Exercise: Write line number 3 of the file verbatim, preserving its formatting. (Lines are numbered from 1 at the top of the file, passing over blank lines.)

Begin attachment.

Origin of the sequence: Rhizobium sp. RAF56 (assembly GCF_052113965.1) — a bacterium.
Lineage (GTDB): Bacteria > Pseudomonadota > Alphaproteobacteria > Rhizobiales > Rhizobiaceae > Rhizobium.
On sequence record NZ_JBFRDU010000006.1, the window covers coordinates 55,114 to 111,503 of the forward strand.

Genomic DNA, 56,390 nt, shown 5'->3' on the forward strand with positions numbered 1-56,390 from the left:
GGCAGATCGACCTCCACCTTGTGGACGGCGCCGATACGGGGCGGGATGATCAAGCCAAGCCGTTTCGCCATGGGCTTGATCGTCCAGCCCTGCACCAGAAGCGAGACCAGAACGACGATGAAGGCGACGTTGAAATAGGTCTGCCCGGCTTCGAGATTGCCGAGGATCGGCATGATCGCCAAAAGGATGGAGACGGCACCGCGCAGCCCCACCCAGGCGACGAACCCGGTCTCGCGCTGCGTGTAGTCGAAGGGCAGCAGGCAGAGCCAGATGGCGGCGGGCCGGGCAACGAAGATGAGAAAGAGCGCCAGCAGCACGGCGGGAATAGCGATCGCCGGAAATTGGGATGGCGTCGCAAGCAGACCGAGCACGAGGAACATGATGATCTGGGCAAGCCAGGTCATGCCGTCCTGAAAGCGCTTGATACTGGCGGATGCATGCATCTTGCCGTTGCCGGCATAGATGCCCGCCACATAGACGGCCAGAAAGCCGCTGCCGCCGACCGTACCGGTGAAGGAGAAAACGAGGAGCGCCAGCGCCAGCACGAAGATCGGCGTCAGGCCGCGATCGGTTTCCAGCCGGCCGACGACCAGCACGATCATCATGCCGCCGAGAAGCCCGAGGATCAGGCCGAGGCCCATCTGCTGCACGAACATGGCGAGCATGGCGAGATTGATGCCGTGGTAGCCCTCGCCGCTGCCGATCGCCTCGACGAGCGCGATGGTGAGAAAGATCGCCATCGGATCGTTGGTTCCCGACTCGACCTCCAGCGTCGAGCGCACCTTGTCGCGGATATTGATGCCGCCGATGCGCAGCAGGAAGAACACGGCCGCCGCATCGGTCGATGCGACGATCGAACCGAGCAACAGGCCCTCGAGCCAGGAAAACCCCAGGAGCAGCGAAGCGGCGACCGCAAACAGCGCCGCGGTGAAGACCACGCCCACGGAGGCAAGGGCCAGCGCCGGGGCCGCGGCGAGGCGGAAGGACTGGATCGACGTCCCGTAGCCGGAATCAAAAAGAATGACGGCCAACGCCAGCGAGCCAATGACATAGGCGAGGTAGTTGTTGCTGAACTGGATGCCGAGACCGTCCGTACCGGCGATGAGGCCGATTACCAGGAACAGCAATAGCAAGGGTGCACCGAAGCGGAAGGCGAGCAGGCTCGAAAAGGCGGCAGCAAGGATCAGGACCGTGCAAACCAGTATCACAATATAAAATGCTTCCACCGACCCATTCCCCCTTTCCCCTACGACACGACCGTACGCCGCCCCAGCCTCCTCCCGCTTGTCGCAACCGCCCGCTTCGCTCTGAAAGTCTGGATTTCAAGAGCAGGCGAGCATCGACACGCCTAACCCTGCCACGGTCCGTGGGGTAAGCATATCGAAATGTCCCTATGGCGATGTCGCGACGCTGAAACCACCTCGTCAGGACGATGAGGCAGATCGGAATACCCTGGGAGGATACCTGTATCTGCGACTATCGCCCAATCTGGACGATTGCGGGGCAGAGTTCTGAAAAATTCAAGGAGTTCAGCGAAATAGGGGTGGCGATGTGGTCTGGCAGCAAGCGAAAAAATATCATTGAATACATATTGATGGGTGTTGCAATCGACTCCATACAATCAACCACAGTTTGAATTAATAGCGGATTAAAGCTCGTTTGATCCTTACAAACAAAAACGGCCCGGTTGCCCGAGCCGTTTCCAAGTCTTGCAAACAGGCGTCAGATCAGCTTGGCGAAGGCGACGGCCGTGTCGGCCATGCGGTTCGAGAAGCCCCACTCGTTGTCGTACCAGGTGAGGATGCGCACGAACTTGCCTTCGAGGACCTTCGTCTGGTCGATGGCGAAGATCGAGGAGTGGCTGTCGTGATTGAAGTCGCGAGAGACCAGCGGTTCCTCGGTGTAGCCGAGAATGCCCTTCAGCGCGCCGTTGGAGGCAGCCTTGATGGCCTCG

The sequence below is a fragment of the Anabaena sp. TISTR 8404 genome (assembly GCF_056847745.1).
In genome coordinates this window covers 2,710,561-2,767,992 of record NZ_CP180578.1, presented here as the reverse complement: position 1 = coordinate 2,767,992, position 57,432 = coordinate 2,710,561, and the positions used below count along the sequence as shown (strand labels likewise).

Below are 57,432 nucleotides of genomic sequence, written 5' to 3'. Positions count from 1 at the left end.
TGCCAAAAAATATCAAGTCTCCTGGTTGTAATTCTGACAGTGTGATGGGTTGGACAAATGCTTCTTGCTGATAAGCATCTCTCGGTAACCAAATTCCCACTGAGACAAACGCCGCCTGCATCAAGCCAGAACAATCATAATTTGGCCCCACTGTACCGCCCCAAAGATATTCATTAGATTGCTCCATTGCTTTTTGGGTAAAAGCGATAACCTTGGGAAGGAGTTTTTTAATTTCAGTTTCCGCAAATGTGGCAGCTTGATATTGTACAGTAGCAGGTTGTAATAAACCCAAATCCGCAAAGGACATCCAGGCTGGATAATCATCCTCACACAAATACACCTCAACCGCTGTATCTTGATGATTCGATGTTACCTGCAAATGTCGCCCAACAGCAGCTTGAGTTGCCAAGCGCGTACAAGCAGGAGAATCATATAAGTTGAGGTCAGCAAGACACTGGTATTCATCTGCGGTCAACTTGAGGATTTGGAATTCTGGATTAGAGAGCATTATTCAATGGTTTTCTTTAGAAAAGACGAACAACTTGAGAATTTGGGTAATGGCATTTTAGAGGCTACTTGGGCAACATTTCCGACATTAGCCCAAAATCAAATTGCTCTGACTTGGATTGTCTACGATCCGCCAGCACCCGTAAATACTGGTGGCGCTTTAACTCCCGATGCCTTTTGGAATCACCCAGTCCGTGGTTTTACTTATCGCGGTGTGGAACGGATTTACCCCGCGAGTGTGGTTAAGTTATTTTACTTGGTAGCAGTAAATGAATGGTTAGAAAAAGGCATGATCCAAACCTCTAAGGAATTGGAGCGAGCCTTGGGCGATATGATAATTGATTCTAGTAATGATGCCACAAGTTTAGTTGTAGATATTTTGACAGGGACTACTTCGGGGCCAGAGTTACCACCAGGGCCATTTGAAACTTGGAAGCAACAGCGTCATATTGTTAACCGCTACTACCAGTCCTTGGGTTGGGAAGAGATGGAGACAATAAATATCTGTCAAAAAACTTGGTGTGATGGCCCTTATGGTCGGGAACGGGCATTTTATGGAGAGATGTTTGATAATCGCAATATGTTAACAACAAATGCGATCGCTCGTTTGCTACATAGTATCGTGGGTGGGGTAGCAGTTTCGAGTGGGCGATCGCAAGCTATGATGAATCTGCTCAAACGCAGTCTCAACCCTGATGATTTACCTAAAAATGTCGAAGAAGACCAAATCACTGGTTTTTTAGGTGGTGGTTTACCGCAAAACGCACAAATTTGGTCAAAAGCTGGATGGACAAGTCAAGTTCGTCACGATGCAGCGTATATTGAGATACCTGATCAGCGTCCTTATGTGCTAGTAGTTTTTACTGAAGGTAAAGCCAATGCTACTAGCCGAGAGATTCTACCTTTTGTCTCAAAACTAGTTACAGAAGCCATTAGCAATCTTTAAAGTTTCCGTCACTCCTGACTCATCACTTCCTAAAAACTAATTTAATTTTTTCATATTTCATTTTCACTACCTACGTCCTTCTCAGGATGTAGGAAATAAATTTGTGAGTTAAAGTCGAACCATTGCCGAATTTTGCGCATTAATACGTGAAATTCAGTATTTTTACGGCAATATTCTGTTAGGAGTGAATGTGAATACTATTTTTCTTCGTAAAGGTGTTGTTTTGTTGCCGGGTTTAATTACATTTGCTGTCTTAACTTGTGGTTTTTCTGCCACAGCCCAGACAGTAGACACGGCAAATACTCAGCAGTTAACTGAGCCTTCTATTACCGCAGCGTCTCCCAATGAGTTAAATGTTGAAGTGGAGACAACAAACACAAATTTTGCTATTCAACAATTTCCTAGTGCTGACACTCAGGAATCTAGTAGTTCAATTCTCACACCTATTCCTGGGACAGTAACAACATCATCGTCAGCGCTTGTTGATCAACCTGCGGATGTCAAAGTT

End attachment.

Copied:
On sequence record NZ_JBFRDU010000006.1, the window covers coordinates 55,114 to 111,503 of the forward strand.